Betsey: That’s what’s very interesting about Filipino culture. The Philippines` history of cultural relationships with foreign countries makes them open to new things and different opinions.
Becky: Alright, so now let’s talk about the work culture and economy.
Betsey: Well, compared to some other Asian countries, living in the Philippines is inexpensive.
Becky: Who doesn’t enjoy a budget trip?
Betsey: The average wage is around 3,000 USD a year, which really isn't a lot when you compare it to other countries, but it’s actually enough to get around, considering everything else is pretty cheap.
Becky: The economy sustains itself mostly with agriculture, metal production, and in recent years the outsourcing of foreign companies’ customer service call centers.
Betsey: Call centers have been a significant source of employment in the country, because so many Filipinos have business-level English.
Becky: Other than that, overseas Filipino workers also take up about 10 percent of the country’s GDP. Ok, now let’s take a look at Filipino business etiquette.
Betsey: Put simply, Filipino business culture is inter-personal. So, business partners and co-workers are considered as personal relationships as well. And it’s normal to do favors for your co-workers, and you can expect them to do the same for you.
Becky: Interesting. Now let’s look at politics in the Philippines.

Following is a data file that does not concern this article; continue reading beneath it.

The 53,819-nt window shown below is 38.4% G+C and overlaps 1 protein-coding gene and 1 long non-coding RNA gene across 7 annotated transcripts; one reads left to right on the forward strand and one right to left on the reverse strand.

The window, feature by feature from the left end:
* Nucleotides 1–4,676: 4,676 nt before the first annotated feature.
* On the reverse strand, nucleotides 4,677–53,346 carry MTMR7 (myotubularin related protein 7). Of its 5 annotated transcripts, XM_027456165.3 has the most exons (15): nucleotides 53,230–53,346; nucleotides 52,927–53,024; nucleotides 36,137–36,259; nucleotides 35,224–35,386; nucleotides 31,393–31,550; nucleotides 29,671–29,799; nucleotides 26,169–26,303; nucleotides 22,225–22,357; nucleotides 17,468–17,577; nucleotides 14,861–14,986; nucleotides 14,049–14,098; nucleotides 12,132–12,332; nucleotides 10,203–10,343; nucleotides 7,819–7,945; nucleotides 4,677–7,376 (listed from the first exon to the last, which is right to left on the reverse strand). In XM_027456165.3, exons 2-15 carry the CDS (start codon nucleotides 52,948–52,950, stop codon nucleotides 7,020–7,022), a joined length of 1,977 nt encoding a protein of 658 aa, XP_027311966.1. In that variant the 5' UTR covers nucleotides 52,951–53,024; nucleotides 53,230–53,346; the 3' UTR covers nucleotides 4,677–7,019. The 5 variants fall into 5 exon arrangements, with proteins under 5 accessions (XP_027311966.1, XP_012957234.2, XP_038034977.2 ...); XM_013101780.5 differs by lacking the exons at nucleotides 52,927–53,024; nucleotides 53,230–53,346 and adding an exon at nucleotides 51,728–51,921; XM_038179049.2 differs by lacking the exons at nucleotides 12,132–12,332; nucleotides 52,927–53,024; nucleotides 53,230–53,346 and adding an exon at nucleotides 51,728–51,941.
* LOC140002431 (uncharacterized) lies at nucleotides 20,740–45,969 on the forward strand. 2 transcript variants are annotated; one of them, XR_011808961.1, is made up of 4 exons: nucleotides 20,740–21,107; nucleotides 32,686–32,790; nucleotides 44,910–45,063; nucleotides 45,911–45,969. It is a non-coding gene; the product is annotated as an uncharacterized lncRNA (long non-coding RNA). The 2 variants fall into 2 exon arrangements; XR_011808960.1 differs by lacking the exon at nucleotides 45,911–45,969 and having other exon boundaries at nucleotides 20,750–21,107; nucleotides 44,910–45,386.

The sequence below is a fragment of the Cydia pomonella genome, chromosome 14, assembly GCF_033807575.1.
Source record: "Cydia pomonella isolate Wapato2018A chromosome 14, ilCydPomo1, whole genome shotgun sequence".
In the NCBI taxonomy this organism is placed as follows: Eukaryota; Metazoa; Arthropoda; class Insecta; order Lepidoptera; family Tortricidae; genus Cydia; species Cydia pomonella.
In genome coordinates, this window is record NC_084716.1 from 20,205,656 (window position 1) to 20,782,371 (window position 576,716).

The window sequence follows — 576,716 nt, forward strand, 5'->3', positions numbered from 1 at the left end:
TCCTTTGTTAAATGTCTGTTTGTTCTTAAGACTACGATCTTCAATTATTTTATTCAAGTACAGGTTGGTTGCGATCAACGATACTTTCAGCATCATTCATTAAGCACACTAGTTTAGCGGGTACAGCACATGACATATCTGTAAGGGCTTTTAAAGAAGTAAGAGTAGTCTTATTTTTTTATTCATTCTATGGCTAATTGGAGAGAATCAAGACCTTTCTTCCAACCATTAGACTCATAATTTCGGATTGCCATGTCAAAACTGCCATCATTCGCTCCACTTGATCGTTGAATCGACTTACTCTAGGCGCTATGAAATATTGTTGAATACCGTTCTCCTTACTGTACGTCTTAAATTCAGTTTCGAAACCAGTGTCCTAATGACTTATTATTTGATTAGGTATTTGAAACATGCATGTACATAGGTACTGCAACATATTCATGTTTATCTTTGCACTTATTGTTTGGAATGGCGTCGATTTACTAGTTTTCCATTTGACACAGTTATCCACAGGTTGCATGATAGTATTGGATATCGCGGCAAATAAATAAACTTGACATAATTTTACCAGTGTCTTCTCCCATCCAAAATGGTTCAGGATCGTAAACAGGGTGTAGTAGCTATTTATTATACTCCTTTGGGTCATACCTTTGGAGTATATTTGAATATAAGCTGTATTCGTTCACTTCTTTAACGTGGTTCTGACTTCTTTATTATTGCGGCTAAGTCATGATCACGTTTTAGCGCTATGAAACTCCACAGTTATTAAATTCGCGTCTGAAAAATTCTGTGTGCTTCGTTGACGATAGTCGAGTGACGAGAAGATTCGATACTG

Betsey: Sure. Well, it’s a democracy, with the highest position being the president, followed by the vice president.
Becky: Filipino political parties can be divided into two types - the major parties, which function like traditional political parties, and the minor parties that bank on the party-list system to win Congressional Seats.
Betsey: A multi-party system means it’s less likely that one party will gain power on its own, which gives the country a well-rounded perspective, politically. The current president is Benigno “Noynoy” Aquino, who’s a member of the Liberal party. He is also the son of the former president, Corazon Aquino.
Becky: Yes, and this last name may also be familiar, because as we mentioned in our quiz in lesson 6, his father was the former senator Ninoy Aquino. Ok. Lastly, let’s talk about generational trends in the country.